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With the majority of its nuclear-related economic sanctions lifted, Iran is to all appearances open for trading with the world. However, the reality is different.
With supposedly the fourth-biggest proven reserves of crude oil estimated at 157.8 billion barrels (bb) and the second largest proven reserves of natural gas estimated at 1201 trillion cubic feet (tcf), Iran has the potential to grow into a major market in the world.
Iran’s economy with an estimated gross domestic product (GDP) of $417 bn is the third biggest in the Middle East after Saudi Arabia and the UAE. Oil accounted for 60% of Iran’s budget revenues in 2015.
The proof that Iran honours its commitment to create a favourable investment climate and lure back foreign capital lies in the signing of confidentiality agreements with brand named International Oil Companies (IOCs) that happened at the end of August.
The multinational assortment of energy majors included the leader in the current re-discovery of post-sanctions Iran, French giant Total, followed by Austria’s OMV, Germany’s Wintershall, Russia’s Lukoil and Zarubezhneft, and Indonesia’s Pertamina.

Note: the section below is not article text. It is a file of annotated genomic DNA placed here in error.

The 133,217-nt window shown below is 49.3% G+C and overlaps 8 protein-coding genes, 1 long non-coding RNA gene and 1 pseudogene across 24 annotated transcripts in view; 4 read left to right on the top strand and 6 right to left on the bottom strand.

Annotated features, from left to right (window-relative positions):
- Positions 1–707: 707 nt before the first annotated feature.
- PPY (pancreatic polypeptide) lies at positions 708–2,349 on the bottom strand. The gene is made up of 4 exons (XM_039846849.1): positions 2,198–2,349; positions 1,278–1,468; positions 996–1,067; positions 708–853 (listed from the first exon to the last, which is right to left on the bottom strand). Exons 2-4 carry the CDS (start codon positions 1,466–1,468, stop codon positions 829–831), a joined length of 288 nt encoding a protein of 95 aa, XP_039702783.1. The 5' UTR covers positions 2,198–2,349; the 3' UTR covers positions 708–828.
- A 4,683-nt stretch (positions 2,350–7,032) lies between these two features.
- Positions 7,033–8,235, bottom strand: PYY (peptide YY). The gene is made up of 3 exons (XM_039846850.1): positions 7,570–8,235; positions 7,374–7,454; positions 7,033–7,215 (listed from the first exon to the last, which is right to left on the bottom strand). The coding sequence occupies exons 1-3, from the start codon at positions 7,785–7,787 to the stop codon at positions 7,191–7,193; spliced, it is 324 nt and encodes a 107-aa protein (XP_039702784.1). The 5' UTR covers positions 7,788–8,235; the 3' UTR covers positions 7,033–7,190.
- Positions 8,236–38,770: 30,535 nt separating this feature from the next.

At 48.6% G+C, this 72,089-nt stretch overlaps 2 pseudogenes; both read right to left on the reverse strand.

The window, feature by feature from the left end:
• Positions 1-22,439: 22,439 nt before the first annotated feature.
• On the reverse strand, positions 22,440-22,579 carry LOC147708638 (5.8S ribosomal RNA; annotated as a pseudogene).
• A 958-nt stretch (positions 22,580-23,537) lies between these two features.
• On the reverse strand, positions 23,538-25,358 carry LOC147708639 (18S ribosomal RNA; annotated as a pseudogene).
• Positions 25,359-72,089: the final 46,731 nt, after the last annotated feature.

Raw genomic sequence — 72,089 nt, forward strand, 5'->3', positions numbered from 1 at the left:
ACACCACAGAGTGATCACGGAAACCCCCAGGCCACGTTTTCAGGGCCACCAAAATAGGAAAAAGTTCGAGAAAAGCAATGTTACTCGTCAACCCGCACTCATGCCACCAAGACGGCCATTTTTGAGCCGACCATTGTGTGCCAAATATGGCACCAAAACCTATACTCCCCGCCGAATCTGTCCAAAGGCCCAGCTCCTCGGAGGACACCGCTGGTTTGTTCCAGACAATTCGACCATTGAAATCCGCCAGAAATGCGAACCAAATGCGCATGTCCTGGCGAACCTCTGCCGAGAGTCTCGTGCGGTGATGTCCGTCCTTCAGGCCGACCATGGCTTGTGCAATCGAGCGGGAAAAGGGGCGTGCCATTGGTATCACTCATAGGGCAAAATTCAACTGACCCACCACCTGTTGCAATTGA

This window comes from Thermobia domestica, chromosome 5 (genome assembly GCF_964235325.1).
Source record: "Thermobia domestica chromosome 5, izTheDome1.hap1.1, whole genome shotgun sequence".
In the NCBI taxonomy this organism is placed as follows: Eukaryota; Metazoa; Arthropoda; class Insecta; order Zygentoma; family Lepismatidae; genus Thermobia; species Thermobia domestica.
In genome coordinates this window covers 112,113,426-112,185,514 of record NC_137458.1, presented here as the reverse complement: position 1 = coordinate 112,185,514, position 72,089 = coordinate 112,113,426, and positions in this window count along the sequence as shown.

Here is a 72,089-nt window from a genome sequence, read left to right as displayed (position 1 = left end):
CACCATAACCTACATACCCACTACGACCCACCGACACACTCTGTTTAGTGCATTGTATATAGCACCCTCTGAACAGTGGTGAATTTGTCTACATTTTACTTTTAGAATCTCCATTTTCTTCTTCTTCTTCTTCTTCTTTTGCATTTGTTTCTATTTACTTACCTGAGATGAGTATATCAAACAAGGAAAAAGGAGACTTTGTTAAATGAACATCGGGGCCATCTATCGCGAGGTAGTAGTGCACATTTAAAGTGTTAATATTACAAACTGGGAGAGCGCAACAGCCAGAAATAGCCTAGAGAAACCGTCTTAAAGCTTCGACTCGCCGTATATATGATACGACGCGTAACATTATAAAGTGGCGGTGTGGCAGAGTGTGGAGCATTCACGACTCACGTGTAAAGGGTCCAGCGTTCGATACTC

Twenty seven months since Saudi Arabia launched its war of attrition against US shale oil production, it has still failed to break the back of US shale industry. This failure is starting to haunt Saudi Arabia.
By flooding the global oil market with oil, Saudi Arabia and its allies in the Gulf have certainly succeeded in killing a string of global offshore mega-projects. Investment in upstream exploration from 2014 to 2020 will be $1.8 trillion less than previously assumed, according to leading US consultants IHS. But this is a bitter victory at best.